(1) It is simpler. We spend tens or hundreds of billions of dollars on differentiating income that should be taxed from income that shouldn’t be taxed from income that should be taxed preferentially from income that should be taxed thirty years in the future. This is a windfall for Wall Street and the banks, especially when people save with one hand while borrowing with the other, but it makes no sense as national policy.

(2) There are fewer producers than consumers. If you tax consumer income, then you need to process a couple hundred million tax returns. Tax producers and you are down to 30-50 million (all of which already need to file income tax returns), so it really is no more work for them.

(3) Much harder to evade a consumption tax than an income tax. The upper middle class hide a large fraction of their small-business income by simply not reporting it. The wealthy hide a large fraction of their income by shuffling it through shell corporations, borrowing against investments, etc.

Posted by TFF17 | Report as abusive
 

“Not sure why you are focusing so narrowly on this piece of the picture. ”

Because some people spend half of their income on housing. And those people are the most likely to not have health insurance.

Yes, Texas has lower state taxes than CA, which means they offer less services to residents. While Texas talks alot about how little they tax and regulate (except when it comes to selling electric cars or letting people store explosives), there still isn’t a mass migration from CA to TX.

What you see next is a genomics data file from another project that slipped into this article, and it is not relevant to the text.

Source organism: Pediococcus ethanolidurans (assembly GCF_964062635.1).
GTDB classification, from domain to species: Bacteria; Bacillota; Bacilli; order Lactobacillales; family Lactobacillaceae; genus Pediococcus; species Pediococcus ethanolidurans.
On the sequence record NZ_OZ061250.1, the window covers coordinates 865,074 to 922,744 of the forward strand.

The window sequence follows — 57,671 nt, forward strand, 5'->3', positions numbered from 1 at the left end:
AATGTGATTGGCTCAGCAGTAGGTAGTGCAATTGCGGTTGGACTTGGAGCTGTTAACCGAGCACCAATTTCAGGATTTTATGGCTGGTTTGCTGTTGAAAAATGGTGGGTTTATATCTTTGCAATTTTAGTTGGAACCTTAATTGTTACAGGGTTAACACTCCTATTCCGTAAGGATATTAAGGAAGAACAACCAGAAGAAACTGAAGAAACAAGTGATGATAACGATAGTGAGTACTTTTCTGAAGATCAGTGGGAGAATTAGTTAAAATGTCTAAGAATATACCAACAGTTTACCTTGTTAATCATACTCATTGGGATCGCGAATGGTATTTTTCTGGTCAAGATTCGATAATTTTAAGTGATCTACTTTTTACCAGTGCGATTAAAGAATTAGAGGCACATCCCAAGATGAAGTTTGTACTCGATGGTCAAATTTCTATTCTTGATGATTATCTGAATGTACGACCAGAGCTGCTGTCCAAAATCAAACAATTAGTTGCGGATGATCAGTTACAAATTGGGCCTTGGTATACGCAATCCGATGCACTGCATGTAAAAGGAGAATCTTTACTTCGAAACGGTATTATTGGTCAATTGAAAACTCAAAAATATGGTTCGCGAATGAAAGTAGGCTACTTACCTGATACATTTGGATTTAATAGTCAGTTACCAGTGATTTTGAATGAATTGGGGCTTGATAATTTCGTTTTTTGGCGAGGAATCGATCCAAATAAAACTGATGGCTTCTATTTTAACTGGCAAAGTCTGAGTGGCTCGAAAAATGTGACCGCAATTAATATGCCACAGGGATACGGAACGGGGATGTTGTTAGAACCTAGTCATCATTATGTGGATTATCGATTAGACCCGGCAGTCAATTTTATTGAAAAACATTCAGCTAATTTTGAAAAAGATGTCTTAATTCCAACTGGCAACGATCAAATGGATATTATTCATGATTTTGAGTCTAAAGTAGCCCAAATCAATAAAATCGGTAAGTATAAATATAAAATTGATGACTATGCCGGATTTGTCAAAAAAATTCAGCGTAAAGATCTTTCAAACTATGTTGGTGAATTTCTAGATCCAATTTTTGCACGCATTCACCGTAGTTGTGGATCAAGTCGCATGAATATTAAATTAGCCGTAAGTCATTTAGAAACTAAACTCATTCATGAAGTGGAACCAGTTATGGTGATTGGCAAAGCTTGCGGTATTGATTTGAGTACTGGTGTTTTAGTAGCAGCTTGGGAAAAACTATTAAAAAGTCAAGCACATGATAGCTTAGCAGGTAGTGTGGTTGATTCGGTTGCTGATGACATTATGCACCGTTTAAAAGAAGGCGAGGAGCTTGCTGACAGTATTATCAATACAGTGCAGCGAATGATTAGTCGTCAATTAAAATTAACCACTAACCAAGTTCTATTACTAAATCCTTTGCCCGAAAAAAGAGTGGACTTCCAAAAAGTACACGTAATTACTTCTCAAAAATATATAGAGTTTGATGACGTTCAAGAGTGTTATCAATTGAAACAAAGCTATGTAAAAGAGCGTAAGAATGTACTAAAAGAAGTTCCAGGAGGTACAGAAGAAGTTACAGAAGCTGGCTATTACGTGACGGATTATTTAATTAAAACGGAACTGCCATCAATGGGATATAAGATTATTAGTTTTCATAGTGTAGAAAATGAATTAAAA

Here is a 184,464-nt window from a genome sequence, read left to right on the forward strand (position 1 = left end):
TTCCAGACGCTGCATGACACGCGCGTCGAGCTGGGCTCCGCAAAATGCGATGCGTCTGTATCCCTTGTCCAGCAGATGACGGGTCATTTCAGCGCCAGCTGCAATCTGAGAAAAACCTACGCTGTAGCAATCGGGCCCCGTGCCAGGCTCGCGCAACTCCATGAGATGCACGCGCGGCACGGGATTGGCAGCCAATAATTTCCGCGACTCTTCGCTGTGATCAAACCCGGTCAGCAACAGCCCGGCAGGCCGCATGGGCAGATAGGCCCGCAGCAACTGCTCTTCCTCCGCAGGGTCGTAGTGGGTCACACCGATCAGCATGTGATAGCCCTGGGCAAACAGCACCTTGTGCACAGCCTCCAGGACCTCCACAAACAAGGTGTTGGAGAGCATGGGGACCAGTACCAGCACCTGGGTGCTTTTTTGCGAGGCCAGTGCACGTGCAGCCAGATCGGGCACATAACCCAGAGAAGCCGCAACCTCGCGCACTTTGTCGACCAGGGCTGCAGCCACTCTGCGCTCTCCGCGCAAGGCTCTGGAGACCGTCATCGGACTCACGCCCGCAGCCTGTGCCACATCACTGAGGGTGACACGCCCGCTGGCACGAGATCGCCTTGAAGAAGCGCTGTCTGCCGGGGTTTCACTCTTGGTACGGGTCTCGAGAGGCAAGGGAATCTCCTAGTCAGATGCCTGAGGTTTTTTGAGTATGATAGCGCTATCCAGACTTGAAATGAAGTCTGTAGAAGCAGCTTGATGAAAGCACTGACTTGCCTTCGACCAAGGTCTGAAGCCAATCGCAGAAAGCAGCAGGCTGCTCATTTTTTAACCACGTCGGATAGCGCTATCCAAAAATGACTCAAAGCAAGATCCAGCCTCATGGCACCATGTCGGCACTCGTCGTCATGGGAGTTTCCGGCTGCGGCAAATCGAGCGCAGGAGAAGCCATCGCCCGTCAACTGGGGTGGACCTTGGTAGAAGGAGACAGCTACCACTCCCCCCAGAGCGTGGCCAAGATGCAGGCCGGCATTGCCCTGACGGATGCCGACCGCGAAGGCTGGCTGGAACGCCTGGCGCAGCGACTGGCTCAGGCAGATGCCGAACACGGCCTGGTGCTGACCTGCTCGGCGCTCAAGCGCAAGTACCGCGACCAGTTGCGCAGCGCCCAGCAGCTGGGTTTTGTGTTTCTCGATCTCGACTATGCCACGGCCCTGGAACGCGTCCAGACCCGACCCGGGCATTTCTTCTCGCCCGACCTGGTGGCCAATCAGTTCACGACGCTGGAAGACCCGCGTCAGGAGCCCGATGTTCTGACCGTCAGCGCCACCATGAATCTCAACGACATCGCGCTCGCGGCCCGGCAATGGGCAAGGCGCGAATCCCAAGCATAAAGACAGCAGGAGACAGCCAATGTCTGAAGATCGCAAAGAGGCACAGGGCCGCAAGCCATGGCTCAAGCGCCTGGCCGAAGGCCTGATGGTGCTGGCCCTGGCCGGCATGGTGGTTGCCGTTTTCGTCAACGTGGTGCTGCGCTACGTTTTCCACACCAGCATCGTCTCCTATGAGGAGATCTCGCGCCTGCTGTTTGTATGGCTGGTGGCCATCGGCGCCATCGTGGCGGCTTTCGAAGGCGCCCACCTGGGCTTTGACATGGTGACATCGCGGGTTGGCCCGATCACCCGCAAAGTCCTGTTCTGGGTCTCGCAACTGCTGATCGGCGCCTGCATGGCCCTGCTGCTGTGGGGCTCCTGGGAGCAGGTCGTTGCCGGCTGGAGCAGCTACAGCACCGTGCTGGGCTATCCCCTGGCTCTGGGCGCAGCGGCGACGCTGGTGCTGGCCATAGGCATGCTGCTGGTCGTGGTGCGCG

You suggest rebates, but that further complicates the system, and provides another hole for gaming and cheating.

Yes, the sliding scale focuses on a narrow segment of society, but it is that narrow segment that reaps most of the gains (I feel comfortable estimating that 90% of the gains are received, not earned, by 10% of the population. And not taxing gains exempts a huge amount of income that is essentially wealth extracted from the economy.

Sure, there are dodges in the tax system. But I thought since we’re talking about making changes, we could eliminate them at the same time. :-)

Posted by KenG_CA | Report as abusive
 

TFF, 1) I don’t think it will be any simpler. As you admit, there has to be adjustments for the inequities, and then, how is the tax collected? What is exempt? What rate, will it be like a VAT in Europe?

2) We’re all producers now, and there will be more of them, as we shift to more self-employed and people with businesses on the side. In any case, the difference in returns is far less than an order of magnitude, and still a very large number.

3) Can’t argue that, except when things are paid in cash. It won’t go away, you know, and a tax that a producer has to collect will provide more incentive for cash transactions.

My biggest problem (besides the regressive nature of a consumption tax, but that is a values issue, not a technical one, which I prefer to address) with a consumption tax is that it further encourages hoarding of profits and income, which is deadly to an economy. It’s great when people save for their retirement or future big purchases, but when they save more money than they could possible spend in 10 or even 100 lifetimes, it weakens the economy. A consumption tax reinforces the habit of hoarding, as there is no penalty.